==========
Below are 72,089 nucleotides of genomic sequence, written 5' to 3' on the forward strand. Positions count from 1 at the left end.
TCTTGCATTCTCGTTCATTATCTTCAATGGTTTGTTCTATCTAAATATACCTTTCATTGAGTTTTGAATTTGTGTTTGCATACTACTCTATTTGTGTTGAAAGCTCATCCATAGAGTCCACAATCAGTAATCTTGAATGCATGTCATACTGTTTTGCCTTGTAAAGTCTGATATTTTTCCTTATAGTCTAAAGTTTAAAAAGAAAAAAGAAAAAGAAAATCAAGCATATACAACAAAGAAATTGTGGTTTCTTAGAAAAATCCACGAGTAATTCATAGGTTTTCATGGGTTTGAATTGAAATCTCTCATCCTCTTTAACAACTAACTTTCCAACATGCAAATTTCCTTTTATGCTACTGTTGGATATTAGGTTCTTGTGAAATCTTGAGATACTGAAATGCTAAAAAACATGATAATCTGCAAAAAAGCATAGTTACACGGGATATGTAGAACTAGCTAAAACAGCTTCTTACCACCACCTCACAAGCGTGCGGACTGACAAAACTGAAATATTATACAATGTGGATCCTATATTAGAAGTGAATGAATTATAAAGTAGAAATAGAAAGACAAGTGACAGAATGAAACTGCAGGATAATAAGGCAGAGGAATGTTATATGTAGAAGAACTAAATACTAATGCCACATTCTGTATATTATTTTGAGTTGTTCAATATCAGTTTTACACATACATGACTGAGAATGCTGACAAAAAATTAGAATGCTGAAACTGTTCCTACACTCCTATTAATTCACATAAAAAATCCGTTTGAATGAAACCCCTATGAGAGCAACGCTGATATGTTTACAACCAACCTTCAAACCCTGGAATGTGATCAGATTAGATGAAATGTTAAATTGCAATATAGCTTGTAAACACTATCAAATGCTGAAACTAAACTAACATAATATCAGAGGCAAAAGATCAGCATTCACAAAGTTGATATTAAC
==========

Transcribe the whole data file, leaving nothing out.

Below are 72,089 nucleotides of genomic sequence, written 5' to 3' on the forward strand. Positions count from 1 at the left end.
TCTTGCATTCTCGTTCATTATCTTCAATGGTTTGTTCTATCTAAATATACCTTTCATTGAGTTTTGAATTTGTGTTTGCATACTACTCTATTTGTGTTGAAAGCTCATCCATAGAGTCCACAATCAGTAATCTTGAATGCATGTCATACTGTTTTGCCTTGTAAAGTCTGATATTTTTCCTTATAGTCTAAAGTTTAAAAAGAAAAAAGAAAAAGAAAATCAAGCATATACAACAAAGAAATTGTGGTTTCTTAGAAAAATCCACGAGTAATTCATAGGTTTTCATGGGTTTGAATTGAAATCTCTCATCCTCTTTAACAACTAACTTTCCAACATGCAAATTTCCTTTTATGCTACTGTTGGATATTAGGTTCTTGTGAAATCTTGAGATACTGAAATGCTAAAAAACATGATAATCTGCAAAAAAGCATAGTTACACGGGATATGTAGAACTAGCTAAAACAGCTTCTTACCACCACCTCACAAGCGTGCGGACTGACAAAACTGAAATATTATACAATGTGGATCCTATATTAGAAGTGAATGAATTATAAAGTAGAAATAGAAAGACAAGTGACAGAATGAAACTGCAGGATAATAAGGCAGAGGAATGTTATATGTAGAAGAACTAAATACTAATGCCACATTCTGTATATTATTTTGAGTTGTTCAATATCAGTTTTACACATACATGACTGAGAATGCTGACAAAAAATTAGAATGCTGAAACTGTTCCTACACTCCTATTAATTCACATAAAAAATCCGTTTGAATGAAACCCCTATGAGAGCAACGCTGATATGTTTACAACCAACCTTCAAACCCTGGAATGTGATCAGATTAGATGAAATGTTAAATTGCAATATAGCTTGTAAACACTATCAAATGCTGAAACTAAACTAACATAATATCAGAGGCAAAAGATCAGCATTCACAAAGTTGATATTAAC